Mitanni problem (Was SV: method of dating RV, III)

S.Kalyanaraman kalyan99 at NETSCAPE.NET
Sat Oct 31 01:32:44 UTC 1998

Miguel Carrasquer Vidal wrote:

[snip]>A further complication, which> is developed at length in Mallory's
account of Iranian and Indo-Aryan > origins, is the presence of an Indo-Aryan
element among the Hurrians.> This is the famous Mitanni problem.[snip]> The
Kikkuli text on horsemanship, found in the Hittite archives at> Boghazkoy,
leaves no doubt about the presence of Indo-Iranian words> in Mitanni
Hurrian.[snip] > Now, the Hurrians themselves are not native to the Near East,
and> Mesopotamian documents first mention the Hurrians as invadors shortly>
before 2000 BC.  It is not known where they came from, although it is> usually
conjectured from the Caucasus.  But if we suppose they came> from the Caspian
area in the north-east, i.e. from the neighbourhood> of Gorgan and Shah Tepe,
it is plain to see that the Hurrians may> have adopted their grey wares and
horsemanship from the Indo-Iranians> of Central Asia already by 3000 BC.> As
an additional benefit, that would resolve the otherwise> intractable (see
Mallory) problem of why the "Mitanni-Aryan" numeral> "1" is aika-, the
Sanskrit form (eka- < *aika-), instead of the> Iranian form *aiwa- (or
*aiwaka-).  If the word was borrowed by the> Hurrians from common
Indo-Iranian, c. 3000 BC, the word might have> been *aika- in all (not yet
differentiated) Indo-Iranian dialects of> that period, and the divine names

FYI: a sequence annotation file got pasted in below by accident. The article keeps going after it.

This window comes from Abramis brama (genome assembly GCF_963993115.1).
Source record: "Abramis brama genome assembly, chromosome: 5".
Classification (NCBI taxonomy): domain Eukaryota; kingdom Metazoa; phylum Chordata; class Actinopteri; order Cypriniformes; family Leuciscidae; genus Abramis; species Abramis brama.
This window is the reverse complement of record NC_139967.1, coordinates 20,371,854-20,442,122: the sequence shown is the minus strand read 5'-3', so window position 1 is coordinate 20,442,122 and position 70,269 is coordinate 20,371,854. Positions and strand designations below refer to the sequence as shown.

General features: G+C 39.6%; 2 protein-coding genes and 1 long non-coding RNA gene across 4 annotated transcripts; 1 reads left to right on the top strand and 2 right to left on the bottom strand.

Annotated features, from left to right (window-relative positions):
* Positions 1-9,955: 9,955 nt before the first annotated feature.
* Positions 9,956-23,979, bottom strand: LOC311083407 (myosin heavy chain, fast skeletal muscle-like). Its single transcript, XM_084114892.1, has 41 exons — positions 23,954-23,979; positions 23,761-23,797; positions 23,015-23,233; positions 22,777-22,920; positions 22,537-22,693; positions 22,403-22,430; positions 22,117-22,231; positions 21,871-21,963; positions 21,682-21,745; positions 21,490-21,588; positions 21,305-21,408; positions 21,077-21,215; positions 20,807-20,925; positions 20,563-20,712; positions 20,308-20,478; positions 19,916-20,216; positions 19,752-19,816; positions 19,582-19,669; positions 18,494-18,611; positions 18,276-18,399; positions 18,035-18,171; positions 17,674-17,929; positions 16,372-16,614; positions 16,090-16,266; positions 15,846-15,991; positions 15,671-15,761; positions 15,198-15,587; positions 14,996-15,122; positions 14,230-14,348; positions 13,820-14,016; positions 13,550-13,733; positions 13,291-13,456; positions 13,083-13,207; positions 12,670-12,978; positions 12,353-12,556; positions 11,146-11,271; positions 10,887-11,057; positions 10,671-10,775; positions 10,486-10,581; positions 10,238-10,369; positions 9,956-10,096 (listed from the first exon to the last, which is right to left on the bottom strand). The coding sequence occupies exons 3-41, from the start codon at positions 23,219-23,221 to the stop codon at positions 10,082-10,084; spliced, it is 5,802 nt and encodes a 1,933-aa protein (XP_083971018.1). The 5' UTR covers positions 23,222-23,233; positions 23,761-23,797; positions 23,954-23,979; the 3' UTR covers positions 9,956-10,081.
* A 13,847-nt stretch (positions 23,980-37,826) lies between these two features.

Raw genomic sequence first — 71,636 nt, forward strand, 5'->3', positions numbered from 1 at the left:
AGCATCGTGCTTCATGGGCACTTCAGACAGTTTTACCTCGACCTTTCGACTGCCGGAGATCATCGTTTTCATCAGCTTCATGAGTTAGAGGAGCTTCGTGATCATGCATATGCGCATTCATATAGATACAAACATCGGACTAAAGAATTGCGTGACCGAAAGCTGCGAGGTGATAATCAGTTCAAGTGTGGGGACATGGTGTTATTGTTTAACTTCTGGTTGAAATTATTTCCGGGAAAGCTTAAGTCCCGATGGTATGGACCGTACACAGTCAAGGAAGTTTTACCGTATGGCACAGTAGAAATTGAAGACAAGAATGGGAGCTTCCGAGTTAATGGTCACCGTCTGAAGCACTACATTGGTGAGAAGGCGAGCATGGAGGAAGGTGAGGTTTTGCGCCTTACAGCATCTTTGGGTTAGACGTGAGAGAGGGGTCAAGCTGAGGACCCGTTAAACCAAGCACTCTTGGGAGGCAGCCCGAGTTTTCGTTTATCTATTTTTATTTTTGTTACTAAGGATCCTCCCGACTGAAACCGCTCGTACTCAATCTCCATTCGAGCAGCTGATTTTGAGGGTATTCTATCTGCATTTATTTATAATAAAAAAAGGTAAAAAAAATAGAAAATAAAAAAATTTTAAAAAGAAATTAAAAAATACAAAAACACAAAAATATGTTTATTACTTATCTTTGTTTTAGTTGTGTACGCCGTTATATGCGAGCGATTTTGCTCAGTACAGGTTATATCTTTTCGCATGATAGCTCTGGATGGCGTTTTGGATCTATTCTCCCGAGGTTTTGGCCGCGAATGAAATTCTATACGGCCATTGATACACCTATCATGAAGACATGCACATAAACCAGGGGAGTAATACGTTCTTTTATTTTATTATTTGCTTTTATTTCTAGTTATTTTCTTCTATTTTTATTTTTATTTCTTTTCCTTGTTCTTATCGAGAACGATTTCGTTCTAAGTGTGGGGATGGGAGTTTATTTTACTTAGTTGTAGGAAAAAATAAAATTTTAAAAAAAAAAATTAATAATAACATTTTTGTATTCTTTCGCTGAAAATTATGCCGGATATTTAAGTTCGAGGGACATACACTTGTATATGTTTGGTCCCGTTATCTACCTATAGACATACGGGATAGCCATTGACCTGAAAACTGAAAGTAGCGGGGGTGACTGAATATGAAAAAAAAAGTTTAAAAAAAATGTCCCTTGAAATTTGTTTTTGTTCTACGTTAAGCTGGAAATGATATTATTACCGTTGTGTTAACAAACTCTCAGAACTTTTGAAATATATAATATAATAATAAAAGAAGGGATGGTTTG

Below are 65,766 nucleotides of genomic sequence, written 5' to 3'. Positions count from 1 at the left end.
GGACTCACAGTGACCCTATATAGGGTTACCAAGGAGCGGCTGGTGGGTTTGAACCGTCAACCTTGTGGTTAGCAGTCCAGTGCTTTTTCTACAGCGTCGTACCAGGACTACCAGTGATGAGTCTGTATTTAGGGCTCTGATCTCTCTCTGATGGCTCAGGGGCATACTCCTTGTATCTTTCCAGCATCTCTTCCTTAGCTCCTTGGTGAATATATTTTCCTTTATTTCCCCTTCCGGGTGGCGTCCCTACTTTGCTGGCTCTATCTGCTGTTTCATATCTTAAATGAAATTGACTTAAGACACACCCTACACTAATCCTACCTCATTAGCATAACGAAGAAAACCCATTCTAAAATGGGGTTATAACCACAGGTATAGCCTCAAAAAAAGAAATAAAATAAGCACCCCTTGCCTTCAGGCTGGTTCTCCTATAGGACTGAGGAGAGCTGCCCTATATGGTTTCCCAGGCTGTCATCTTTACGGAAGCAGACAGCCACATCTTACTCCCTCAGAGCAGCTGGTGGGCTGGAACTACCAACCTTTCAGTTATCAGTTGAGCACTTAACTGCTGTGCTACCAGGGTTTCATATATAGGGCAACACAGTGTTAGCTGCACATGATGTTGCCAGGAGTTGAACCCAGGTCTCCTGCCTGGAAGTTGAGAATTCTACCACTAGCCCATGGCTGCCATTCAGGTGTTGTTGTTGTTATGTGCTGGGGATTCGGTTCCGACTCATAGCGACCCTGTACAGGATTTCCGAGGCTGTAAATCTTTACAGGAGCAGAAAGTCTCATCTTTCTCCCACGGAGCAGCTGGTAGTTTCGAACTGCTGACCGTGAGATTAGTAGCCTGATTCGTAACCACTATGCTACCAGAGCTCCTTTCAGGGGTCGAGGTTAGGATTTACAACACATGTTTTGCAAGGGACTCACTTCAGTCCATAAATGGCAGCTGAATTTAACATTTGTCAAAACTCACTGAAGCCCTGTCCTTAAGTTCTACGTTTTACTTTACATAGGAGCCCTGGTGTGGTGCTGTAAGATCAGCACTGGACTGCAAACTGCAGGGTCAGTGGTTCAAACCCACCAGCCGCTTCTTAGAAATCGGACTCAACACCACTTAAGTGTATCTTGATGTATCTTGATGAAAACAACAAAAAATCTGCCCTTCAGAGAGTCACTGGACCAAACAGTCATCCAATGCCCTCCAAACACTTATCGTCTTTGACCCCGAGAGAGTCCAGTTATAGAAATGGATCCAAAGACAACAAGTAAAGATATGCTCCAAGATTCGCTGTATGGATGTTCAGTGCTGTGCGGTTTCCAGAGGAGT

would still be unaffected by the> Zoroastrian reform among the Iranians of a
much later period.[snip]

Paul Thieme wrote in 1960 on this problem: "...The historian will devise a
theory to explain how 'Indians', or 'Proto-Indians', or 'Para-Indians', or
'Proto-Aryans' could come into Western Asia and exercise influence inferable
from these linguistic traces. The linguist is entitled to be more modest. At
the first step, he will not attempt to offer an explication in terms of a
hypothesis, but to reach a factual decision on the linguistic character of the
terms that confront him...Do Mitra, Varun.a, Indra and the two Na_satyas
protect treaties in the RV? and: Is it likely or provable that they did so in
Proto-Aryan times? To the first question a strictly factual answer can be
given: all the named gods indeed are said to protect treaties in the RV
(Rigveda), even the two Na_satyas, though these only ocasionally. The second
one cannot be answered with the same confidence, since we have no primary
sources of Proto-Aryan religion and must rely upon the resources of techniques
of reconstruction... " [Burrow tries to refute (unsuccessfully, I think) these
views of Thieme by an extraordinary argument dating Avesta to a date as early
as 1000 BC!]

The evidence seems to point to Vedic sources to explain the Kikkuli horse
manual and the reference to 5 specific Vedic gods in the treaties, without any
need to postulate a Proto-Aryan religion or an Indo-Iranian language. 

More extracts from Thieme's thoroughly evidenced article (JRAS, 1960: 301-317)
are at:

Meluhhans were in Sumer and needed an interpreter as evidenced by a cylinder
seal (and perhaps, there was a Meluhhan colony too, cf. Parpola); why can't
another hypothesis be explored? That some Vedic-speaking 'Proto-indians'
migrated in the first second half of the third millennium, via the sea-route,
i.e. from the Sindhu to the Persian gulf and upstream on the Euphrates to
Mitanni, Bogazhkoi, carrying the tradition of cylinder seals with battle
motifs, unicorns, ligatured animals, specialized horse-training Vedic
vocabulary and Sanskrit names...


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